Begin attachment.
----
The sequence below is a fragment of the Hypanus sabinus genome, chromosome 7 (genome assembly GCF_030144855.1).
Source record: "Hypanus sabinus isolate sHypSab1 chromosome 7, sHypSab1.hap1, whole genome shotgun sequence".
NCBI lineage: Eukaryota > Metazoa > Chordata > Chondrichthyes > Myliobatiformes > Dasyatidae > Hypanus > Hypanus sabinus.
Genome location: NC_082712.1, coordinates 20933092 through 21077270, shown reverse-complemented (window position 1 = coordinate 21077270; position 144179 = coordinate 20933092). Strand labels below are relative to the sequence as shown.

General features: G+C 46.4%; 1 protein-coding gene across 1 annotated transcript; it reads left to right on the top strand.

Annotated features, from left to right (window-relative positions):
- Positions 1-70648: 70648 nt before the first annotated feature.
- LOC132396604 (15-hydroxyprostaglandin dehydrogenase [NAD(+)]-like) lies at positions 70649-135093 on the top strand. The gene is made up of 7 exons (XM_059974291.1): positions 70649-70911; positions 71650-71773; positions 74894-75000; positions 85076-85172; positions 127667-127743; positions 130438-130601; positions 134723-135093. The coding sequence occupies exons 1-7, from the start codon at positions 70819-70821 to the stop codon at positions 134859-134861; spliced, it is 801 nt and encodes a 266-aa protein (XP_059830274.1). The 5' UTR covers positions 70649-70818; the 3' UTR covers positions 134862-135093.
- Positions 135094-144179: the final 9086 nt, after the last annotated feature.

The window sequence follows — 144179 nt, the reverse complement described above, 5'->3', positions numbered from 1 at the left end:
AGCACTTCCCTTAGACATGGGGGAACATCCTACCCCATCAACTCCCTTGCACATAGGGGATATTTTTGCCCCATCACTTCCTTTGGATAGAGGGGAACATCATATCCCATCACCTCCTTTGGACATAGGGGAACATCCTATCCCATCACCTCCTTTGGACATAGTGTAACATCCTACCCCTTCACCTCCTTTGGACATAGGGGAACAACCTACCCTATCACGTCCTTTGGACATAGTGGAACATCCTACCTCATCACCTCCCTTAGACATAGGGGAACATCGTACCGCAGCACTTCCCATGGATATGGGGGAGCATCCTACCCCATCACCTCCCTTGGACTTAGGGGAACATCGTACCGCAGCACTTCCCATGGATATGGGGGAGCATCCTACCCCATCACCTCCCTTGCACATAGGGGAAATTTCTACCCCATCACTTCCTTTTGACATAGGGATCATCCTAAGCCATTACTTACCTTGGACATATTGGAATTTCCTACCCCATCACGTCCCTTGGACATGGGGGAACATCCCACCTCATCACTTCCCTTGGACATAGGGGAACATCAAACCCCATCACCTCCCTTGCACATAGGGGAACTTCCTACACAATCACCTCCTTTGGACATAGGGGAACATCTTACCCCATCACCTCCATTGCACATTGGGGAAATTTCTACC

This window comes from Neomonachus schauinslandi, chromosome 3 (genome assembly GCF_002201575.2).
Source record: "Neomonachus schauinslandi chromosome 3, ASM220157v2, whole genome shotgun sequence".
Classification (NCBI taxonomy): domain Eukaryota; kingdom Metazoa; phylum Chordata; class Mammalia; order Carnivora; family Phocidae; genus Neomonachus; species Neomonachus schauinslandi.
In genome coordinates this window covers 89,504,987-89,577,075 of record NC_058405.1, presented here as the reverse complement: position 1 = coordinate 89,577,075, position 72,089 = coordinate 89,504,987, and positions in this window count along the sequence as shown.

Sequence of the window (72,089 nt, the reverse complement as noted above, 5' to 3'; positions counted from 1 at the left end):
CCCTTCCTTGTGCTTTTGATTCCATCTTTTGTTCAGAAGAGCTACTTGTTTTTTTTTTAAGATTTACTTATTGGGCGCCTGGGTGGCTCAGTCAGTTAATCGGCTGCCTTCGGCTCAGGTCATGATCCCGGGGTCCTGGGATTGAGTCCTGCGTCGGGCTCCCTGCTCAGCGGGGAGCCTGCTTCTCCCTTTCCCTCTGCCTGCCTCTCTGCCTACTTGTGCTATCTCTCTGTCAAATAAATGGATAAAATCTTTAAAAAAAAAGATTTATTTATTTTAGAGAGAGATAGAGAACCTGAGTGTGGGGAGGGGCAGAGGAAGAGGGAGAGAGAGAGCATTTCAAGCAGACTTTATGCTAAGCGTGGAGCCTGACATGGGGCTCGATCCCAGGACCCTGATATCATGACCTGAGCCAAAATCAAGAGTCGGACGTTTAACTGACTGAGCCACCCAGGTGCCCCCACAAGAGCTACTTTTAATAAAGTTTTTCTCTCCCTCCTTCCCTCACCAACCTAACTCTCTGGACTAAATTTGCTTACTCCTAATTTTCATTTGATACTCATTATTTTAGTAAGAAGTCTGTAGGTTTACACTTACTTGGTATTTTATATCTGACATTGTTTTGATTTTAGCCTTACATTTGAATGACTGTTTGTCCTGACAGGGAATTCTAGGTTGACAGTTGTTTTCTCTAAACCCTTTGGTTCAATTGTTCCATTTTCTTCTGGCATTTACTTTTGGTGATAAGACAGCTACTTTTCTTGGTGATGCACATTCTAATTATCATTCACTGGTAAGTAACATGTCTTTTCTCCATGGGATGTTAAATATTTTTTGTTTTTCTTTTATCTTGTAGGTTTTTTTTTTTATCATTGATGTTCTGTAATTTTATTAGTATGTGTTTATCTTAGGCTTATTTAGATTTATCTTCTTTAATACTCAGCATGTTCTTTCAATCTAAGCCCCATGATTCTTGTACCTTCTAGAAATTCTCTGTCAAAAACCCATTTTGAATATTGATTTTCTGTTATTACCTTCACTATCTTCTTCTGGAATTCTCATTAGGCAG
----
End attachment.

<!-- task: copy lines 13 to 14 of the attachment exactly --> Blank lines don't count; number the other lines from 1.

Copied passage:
Source record: "Neomonachus schauinslandi chromosome 3, ASM220157v2, whole genome shotgun sequence".
Classification (NCBI taxonomy): domain Eukaryota; kingdom Metazoa; phylum Chordata; class Mammalia; order Carnivora; family Phocidae; genus Neomonachus; species Neomonachus schauinslandi.